For the past couple of years I've complained about how many books I have on my Kindle App and on my shelves that I just never seem to get around to reading. This has been recently exacerbated by my discovery of the Story Bundle. I have so many books! I swear I had every intention of reading them when I bought them...

So, to help me out, I'm going to join the COYER Summer Reading Challenge. In another post I'll be writing up my list of 30 books (20 ebooks 10 hardcopy) that I am going to get to choose to read from for the summer. If I actually can finish all 30, I'll be pleasantly surprised. As it is, I'll be posting the occasional update here as well as a link to my book list when I get home and get it all written down.

The most challenging part about all of this is going to be avoiding NetGalley. Seriously, I did the math. About 35% of the 40+ books I've read so far this year have been NetGalley requests. I've still got 3 of them to finish before I can fully dedicate time to COYER. And if you see me on Twitter talking about getting another NetGalley book, feel free to shoot me a reminder (friendly or not is your choice).

If you're at all interested in joining, or want more information, you can check out #COYER@COYERChallenge or visit the COYER website.

*Update: I've created a page with my Challenge List.

The Little Red Fish | James Moffitt & Bizhan Khodabandeh

*Book provided by NetGalley for an honest review.


This series is an allegory for the Iranian Revolution for adults and an adventure story for kids. The books tell the story of the fish who are under the harsh rule of the egrets. Their only hope is the eagle who is the only one able to take down an egret, but will he be able to do all of it himself?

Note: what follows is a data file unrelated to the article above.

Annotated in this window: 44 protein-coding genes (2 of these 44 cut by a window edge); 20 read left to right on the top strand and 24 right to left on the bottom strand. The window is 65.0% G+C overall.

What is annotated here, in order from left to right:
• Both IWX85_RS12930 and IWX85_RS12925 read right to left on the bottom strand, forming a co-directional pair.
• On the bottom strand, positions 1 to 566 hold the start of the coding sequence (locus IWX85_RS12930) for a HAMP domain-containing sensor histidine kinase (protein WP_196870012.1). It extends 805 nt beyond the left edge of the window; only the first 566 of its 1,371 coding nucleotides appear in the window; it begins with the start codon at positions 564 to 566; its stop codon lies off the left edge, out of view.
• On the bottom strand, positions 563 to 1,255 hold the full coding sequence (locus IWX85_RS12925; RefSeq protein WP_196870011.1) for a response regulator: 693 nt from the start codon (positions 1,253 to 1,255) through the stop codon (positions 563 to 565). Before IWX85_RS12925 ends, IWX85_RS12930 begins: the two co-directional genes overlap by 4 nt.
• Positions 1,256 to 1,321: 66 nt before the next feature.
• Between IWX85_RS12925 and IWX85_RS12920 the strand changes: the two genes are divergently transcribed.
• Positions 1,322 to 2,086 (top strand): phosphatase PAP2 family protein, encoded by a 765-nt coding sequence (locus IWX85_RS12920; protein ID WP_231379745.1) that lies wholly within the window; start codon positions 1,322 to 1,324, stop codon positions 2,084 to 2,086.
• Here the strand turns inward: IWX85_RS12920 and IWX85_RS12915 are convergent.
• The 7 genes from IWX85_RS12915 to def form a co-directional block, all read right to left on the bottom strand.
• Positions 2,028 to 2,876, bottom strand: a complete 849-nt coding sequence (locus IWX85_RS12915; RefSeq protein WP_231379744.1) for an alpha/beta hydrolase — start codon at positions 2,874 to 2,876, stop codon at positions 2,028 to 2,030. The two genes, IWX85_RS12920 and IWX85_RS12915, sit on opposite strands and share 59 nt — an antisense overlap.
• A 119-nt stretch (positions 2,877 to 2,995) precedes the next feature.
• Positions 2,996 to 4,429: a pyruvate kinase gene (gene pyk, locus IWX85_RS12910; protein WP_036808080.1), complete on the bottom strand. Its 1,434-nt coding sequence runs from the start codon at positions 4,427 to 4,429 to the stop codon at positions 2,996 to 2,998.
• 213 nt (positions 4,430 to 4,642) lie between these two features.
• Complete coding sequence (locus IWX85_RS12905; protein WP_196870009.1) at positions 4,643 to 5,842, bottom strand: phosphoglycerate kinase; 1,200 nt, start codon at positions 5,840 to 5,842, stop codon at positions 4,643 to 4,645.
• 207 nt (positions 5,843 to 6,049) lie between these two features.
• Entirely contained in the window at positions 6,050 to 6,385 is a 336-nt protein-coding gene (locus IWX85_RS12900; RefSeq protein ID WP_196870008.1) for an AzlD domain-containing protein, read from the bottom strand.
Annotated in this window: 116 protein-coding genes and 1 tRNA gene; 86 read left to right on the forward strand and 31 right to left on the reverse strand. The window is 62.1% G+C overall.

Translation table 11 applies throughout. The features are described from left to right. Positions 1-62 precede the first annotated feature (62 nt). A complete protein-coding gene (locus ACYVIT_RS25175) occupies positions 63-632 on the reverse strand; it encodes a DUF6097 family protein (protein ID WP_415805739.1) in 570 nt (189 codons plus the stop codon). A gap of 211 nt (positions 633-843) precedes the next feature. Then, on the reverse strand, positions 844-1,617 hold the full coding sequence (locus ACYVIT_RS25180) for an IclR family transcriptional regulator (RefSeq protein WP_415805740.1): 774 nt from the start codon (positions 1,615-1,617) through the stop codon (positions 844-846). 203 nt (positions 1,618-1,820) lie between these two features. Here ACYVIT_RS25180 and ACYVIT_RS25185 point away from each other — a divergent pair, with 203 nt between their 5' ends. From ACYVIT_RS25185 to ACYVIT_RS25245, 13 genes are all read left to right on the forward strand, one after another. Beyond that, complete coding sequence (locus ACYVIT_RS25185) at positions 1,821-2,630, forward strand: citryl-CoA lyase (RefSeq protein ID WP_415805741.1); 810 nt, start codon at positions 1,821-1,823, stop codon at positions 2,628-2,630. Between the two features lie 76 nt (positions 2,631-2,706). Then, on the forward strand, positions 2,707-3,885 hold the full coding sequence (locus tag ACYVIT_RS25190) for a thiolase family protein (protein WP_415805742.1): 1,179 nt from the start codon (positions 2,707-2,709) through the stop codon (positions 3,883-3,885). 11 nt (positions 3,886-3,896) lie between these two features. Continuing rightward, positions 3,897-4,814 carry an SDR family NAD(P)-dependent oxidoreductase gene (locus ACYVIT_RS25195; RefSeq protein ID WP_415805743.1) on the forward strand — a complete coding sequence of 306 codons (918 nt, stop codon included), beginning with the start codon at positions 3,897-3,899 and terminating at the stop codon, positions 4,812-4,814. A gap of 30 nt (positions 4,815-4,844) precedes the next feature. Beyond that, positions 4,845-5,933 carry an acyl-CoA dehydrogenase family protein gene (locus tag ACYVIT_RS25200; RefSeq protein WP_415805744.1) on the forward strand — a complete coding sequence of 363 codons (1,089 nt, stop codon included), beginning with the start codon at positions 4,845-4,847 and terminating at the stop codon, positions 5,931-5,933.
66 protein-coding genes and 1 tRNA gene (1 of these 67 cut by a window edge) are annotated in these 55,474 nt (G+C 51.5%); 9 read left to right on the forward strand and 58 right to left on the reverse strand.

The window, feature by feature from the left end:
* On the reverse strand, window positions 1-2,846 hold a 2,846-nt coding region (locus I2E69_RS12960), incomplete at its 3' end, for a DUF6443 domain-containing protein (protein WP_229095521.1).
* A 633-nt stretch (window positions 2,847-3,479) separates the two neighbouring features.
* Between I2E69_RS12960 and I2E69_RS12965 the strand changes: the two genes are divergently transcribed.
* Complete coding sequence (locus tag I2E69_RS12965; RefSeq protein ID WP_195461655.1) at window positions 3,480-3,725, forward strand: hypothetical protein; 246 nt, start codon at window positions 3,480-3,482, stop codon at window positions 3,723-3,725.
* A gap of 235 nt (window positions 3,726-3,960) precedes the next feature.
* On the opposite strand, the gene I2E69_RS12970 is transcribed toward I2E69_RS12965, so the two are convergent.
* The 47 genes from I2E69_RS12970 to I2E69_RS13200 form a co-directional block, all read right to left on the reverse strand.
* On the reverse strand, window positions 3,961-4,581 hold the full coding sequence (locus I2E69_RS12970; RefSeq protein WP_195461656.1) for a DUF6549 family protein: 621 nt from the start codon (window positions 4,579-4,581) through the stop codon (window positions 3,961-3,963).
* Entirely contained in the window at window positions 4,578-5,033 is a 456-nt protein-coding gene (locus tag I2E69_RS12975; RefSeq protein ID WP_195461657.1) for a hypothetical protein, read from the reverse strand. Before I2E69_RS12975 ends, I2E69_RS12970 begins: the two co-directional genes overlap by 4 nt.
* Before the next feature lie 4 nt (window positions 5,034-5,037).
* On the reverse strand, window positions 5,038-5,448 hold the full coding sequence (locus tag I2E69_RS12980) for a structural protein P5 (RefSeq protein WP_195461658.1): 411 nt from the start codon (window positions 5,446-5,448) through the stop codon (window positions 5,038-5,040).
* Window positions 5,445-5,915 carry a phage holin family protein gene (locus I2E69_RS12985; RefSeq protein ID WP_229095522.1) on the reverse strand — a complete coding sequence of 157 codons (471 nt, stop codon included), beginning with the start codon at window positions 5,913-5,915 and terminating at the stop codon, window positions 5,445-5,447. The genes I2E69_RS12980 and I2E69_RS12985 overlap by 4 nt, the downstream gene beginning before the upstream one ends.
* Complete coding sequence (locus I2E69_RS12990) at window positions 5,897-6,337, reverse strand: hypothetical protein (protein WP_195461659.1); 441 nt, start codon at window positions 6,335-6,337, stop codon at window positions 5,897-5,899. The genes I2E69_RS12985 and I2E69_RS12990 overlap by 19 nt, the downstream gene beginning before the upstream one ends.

Every part of this mini-series was a treasure to read. It was such an enriching experience and gave me some much needed perspective on Iran. The use of an allegory is a smart move to help those of us separated from the events learn about it. This is the kind of series that can kick off an interest into the history of Iran. It also serves as a frightening reminder of the costs and effects of power. This is not a happy story. This is not a heartwarming story. This is a warning from history. And I have cherished every section.


               Hoot! Hoot!

Saturday, May 20, 2017

The Sea Is Ours | Jaymee Goh and Joyce Chng


A collection of steampunk stories based in Southeast Asia written by Southeast Asian authors. To quote the editors:

"In our iteration of steampunk, neo-Victorianism and all its attendant issues are optional, even sidelined..."


This book has so many elements that I enjoy. I love anthologies. I enjoy steampunk stories. I love finding new authors to read more of. And I love learning more about other cultures. This book takes me to several worlds where my American bias has no firm footing. Things that were mentioned by some authors as matter-of-fact comments caught me completely off guard because they weren't such a strong part of my life. I also ended up highlight a bunch of words or phrases throughout the book because I just had no frame of reference for them and wanted to know. (By the way, definitely looking up a recipe for tsokolate now!)

I also really appreciated that, out of 12 stories, only one didn't work for me (there's always one, it seems). The rest of the stories, though, were so engaging and I'm so glad they were included in this anthology. I have added a few new authors to look up. The only problem I'm having with that is they're so underrepresented in the book avenues that I use. If you have any suggestions for better access to books from Southeast Asia please let me know!

I happily give this book 4 hoots and encourage you to get a copy!


               Hoot! Hoot!

Saturday, May 13, 2017

The Rebellion's Last Traitor | Nik Korpon

*Book provided via NetGalley for an honest review.